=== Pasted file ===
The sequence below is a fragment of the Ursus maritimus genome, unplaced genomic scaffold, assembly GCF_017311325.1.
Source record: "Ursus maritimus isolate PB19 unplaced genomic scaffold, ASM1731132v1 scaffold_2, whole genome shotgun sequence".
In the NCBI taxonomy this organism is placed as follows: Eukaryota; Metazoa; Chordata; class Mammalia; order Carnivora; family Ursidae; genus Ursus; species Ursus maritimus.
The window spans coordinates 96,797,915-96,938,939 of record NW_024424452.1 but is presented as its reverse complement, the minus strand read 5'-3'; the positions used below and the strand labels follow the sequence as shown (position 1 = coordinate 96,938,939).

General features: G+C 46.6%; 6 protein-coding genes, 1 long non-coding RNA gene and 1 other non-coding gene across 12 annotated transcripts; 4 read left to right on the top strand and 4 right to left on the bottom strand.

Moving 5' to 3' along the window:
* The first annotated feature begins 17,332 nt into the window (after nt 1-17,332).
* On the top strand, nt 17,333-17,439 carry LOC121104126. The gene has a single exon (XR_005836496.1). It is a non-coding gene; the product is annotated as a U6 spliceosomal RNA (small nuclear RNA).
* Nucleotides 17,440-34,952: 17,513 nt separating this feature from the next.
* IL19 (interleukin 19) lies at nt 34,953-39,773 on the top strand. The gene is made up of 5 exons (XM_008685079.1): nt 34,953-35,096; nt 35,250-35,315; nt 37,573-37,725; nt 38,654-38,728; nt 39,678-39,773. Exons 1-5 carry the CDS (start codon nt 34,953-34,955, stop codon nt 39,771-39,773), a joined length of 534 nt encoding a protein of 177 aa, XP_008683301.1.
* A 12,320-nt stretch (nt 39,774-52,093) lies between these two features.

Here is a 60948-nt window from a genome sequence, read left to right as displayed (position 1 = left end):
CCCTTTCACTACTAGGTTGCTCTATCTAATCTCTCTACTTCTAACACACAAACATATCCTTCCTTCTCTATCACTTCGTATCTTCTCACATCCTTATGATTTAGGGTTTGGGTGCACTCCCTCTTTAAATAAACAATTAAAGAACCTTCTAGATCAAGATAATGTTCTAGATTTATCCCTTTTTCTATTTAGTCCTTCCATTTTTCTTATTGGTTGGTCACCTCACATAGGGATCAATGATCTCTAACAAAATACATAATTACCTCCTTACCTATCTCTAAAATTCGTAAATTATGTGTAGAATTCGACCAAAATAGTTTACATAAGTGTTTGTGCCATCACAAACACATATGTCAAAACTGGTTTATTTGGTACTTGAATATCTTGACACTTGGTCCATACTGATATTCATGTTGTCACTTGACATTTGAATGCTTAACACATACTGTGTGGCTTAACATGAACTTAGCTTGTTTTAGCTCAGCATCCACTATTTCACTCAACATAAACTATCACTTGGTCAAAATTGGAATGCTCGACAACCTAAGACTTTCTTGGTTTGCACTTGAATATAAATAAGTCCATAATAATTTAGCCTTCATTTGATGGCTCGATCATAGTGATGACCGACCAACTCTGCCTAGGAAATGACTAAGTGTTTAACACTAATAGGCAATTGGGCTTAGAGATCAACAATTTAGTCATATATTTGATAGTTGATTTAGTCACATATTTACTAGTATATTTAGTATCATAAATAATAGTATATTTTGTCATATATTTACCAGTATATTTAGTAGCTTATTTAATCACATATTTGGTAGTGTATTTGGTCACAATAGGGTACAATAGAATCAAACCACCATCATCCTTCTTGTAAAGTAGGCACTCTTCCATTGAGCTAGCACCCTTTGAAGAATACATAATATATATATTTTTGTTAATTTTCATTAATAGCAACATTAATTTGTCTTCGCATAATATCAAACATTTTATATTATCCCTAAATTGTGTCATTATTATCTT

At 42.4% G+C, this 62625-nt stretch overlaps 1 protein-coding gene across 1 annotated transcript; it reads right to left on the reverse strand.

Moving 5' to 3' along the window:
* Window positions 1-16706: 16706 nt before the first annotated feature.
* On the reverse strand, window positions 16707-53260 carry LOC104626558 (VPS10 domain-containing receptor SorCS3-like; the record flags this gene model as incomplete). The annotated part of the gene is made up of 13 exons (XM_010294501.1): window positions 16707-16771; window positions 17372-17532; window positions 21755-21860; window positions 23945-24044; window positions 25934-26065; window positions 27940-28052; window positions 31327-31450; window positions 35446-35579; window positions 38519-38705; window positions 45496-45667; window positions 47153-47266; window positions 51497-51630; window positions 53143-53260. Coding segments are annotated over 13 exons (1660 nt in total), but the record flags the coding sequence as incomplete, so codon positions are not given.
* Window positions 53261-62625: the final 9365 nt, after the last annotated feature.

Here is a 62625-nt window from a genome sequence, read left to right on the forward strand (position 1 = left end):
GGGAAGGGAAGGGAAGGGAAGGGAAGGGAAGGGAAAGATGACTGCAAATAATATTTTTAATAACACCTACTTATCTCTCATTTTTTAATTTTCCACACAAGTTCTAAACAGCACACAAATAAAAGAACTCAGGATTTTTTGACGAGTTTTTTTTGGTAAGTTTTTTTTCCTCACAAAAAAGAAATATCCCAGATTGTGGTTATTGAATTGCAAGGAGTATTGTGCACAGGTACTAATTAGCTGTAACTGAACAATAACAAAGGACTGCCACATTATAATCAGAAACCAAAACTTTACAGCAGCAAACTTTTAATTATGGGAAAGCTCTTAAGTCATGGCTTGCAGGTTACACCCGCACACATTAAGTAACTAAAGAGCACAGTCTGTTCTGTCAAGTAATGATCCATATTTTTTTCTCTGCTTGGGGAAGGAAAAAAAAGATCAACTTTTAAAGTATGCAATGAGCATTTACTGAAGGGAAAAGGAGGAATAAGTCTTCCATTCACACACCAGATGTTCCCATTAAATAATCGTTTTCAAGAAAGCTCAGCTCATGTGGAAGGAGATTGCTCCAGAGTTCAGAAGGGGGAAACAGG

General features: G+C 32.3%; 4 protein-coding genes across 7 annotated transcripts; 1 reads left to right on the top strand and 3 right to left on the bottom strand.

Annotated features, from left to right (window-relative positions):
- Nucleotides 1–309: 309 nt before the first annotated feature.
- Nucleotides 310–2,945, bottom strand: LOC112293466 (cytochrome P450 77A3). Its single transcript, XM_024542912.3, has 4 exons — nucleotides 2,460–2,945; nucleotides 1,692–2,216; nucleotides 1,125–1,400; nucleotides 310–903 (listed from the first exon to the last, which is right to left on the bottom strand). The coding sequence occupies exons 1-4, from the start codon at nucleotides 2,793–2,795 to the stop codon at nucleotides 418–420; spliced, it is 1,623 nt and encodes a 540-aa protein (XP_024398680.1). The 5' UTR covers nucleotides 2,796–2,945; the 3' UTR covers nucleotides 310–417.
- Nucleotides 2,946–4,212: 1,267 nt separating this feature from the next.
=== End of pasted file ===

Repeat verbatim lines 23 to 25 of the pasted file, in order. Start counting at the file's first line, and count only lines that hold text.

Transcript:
- Nucleotides 1–309: 309 nt before the first annotated feature.
- Nucleotides 310–2,945, bottom strand: LOC112293466 (cytochrome P450 77A3). Its single transcript, XM_024542912.3, has 4 exons — nucleotides 2,460–2,945; nucleotides 1,692–2,216; nucleotides 1,125–1,400; nucleotides 310–903 (listed from the first exon to the last, which is right to left on the bottom strand). The coding sequence occupies exons 1-4, from the start codon at nucleotides 2,793–2,795 to the stop codon at nucleotides 418–420; spliced, it is 1,623 nt and encodes a 540-aa protein (XP_024398680.1). The 5' UTR covers nucleotides 2,796–2,945; the 3' UTR covers nucleotides 310–417.
- Nucleotides 2,946–4,212: 1,267 nt separating this feature from the next.